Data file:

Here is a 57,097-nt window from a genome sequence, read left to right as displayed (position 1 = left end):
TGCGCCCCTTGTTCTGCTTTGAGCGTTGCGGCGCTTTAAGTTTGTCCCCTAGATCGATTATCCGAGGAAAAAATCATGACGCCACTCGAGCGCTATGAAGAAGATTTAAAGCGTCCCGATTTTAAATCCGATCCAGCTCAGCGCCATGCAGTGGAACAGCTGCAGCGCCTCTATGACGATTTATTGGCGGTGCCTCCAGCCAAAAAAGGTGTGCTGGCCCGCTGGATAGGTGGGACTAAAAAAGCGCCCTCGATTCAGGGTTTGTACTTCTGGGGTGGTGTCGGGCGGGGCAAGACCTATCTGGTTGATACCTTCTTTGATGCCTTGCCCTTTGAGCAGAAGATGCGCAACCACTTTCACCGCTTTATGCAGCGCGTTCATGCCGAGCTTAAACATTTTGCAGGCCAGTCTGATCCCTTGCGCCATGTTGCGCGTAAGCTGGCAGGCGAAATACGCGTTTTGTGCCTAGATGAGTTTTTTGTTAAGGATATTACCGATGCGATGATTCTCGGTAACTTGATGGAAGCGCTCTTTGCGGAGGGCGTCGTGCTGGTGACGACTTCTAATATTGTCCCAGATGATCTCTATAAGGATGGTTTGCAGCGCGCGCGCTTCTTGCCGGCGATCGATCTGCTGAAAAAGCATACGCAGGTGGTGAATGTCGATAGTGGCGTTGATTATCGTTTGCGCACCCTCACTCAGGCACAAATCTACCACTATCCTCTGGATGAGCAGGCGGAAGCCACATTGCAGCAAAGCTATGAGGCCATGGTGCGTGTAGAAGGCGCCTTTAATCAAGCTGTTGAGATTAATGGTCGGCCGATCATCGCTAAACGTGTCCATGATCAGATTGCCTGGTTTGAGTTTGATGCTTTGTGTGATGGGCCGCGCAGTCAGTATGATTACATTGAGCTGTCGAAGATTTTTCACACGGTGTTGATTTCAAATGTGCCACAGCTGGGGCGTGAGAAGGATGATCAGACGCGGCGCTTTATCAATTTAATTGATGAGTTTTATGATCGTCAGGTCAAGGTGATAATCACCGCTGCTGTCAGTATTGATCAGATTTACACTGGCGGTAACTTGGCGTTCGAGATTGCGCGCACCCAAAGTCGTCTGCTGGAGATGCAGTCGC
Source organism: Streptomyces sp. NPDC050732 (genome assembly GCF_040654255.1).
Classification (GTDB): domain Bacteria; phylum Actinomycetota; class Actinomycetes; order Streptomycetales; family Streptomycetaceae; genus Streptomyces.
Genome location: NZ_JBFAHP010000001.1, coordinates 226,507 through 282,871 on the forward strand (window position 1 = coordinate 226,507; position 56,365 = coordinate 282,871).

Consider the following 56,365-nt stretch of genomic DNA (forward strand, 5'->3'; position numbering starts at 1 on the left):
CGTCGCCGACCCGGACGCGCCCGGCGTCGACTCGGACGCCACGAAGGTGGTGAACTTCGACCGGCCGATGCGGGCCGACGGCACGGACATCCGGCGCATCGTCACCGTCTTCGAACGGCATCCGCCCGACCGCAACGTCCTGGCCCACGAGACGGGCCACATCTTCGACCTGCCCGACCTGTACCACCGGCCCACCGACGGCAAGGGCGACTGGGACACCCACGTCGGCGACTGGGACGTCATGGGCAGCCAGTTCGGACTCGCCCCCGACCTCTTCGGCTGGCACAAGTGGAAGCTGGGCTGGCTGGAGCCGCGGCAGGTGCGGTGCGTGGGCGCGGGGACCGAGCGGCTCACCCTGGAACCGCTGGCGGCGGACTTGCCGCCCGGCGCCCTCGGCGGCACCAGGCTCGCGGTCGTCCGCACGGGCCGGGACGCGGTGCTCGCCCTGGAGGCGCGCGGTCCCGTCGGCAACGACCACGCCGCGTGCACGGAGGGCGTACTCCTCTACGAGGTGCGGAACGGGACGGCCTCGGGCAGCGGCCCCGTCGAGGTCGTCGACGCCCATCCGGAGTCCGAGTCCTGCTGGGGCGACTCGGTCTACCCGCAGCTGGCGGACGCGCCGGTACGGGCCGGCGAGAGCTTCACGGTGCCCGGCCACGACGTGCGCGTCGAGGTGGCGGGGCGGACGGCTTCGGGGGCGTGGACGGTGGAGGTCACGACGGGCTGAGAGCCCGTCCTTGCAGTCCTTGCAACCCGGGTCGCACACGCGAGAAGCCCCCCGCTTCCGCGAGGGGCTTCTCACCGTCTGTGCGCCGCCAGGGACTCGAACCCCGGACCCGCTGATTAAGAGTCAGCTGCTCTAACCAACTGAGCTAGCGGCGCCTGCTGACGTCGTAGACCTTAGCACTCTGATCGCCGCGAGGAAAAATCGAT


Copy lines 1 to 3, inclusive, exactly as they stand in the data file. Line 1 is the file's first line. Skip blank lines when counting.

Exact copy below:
Here is a 57,097-nt window from a genome sequence, read left to right as displayed (position 1 = left end):
TGCGCCCCTTGTTCTGCTTTGAGCGTTGCGGCGCTTTAAGTTTGTCCCCTAGATCGATTATCCGAGGAAAAAATCATGACGCCACTCGAGCGCTATGAAGAAGATTTAAAGCGTCCCGATTTTAAATCCGATCCAGCTCAGCGCCATGCAGTGGAACAGCTGCAGCGCCTCTATGACGATTTATTGGCGGTGCCTCCAGCCAAAAAAGGTGTGCTGGCCCGCTGGATAGGTGGGACTAAAAAAGCGCCCTCGATTCAGGGTTTGTACTTCTGGGGTGGTGTCGGGCGGGGCAAGACCTATCTGGTTGATACCTTCTTTGATGCCTTGCCCTTTGAGCAGAAGATGCGCAACCACTTTCACCGCTTTATGCAGCGCGTTCATGCCGAGCTTAAACATTTTGCAGGCCAGTCTGATCCCTTGCGCCATGTTGCGCGTAAGCTGGCAGGCGAAATACGCGTTTTGTGCCTAGATGAGTTTTTTGTTAAGGATATTACCGATGCGATGATTCTCGGTAACTTGATGGAAGCGCTCTTTGCGGAGGGCGTCGTGCTGGTGACGACTTCTAATATTGTCCCAGATGATCTCTATAAGGATGGTTTGCAGCGCGCGCGCTTCTTGCCGGCGATCGATCTGCTGAAAAAGCATACGCAGGTGGTGAATGTCGATAGTGGCGTTGATTATCGTTTGCGCACCCTCACTCAGGCACAAATCTACCACTATCCTCTGGATGAGCAGGCGGAAGCCACATTGCAGCAAAGCTATGAGGCCATGGTGCGTGTAGAAGGCGCCTTTAATCAAGCTGTTGAGATTAATGGTCGGCCGATCATCGCTAAACGTGTCCATGATCAGATTGCCTGGTTTGAGTTTGATGCTTTGTGTGATGGGCCGCGCAGTCAGTATGATTACATTGAGCTGTCGAAGATTTTTCACACGGTGTTGATTTCAAATGTGCCACAGCTGGGGCGTGAGAAGGATGATCAGACGCGGCGCTTTATCAATTTAATTGATGAGTTTTATGATCGTCAGGTCAAGGTGATAATCACCGCTGCTGTCAGTATTGATCAGATTTACACTGGCGGTAACTTGGCGTTCGAGATTGCGCGCACCCAAAGTCGTCTGCTGGAGATGCAGTCGC
Source organism: Streptomyces sp. NPDC050732 (genome assembly GCF_040654255.1).